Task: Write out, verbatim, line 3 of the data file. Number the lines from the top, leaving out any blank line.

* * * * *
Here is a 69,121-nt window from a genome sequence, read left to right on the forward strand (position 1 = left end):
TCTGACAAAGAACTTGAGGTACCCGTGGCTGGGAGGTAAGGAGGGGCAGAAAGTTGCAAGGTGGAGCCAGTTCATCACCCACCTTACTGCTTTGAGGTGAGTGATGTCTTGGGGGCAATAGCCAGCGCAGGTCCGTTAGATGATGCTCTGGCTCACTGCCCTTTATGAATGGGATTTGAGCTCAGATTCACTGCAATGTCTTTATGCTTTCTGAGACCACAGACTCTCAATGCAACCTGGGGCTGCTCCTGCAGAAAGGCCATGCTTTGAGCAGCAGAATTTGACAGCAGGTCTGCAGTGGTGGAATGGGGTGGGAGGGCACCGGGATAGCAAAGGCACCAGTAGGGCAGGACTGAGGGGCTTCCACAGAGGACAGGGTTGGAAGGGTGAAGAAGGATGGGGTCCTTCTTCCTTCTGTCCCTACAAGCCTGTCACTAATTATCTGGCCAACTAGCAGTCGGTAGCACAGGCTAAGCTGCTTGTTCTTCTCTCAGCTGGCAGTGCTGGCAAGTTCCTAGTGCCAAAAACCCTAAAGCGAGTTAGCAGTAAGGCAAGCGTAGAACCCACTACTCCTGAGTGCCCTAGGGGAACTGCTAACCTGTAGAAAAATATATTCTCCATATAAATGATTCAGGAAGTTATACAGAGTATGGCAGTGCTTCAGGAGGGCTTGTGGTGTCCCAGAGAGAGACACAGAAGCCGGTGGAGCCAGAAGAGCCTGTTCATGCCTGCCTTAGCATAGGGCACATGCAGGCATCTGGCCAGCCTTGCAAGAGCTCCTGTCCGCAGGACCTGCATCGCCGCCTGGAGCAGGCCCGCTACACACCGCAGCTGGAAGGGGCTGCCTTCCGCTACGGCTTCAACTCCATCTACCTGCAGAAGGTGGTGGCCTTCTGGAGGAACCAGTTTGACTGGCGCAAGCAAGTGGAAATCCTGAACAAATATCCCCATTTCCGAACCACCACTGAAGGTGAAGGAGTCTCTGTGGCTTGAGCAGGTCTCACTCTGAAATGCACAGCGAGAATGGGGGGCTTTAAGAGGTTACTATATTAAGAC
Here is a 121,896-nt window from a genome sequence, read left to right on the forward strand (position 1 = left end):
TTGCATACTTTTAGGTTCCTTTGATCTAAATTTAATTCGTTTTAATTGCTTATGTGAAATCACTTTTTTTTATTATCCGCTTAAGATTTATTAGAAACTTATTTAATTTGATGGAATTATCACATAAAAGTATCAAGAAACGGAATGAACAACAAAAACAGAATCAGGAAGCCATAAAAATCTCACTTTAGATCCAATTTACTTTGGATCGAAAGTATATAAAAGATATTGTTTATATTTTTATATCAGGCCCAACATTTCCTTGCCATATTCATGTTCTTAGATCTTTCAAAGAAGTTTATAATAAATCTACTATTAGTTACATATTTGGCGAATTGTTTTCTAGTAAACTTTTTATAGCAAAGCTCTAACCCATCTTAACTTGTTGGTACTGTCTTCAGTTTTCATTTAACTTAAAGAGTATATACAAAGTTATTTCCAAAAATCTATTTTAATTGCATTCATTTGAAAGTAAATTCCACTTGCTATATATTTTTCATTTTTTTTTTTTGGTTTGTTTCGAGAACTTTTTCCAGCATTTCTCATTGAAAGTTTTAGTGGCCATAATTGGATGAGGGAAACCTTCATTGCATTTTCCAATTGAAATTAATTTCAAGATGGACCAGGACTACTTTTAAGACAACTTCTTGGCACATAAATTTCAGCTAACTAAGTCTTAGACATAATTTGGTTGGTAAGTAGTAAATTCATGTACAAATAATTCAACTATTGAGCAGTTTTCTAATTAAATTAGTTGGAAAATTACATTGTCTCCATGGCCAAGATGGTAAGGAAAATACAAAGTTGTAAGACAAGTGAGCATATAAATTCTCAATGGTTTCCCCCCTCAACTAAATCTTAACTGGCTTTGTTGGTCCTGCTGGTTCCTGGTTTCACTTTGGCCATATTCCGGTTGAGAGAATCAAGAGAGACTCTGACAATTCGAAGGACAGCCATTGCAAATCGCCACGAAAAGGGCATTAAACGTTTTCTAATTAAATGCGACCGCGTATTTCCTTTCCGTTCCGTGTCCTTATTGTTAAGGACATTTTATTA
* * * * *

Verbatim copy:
Here is a 121,896-nt window from a genome sequence, read left to right on the forward strand (position 1 = left end):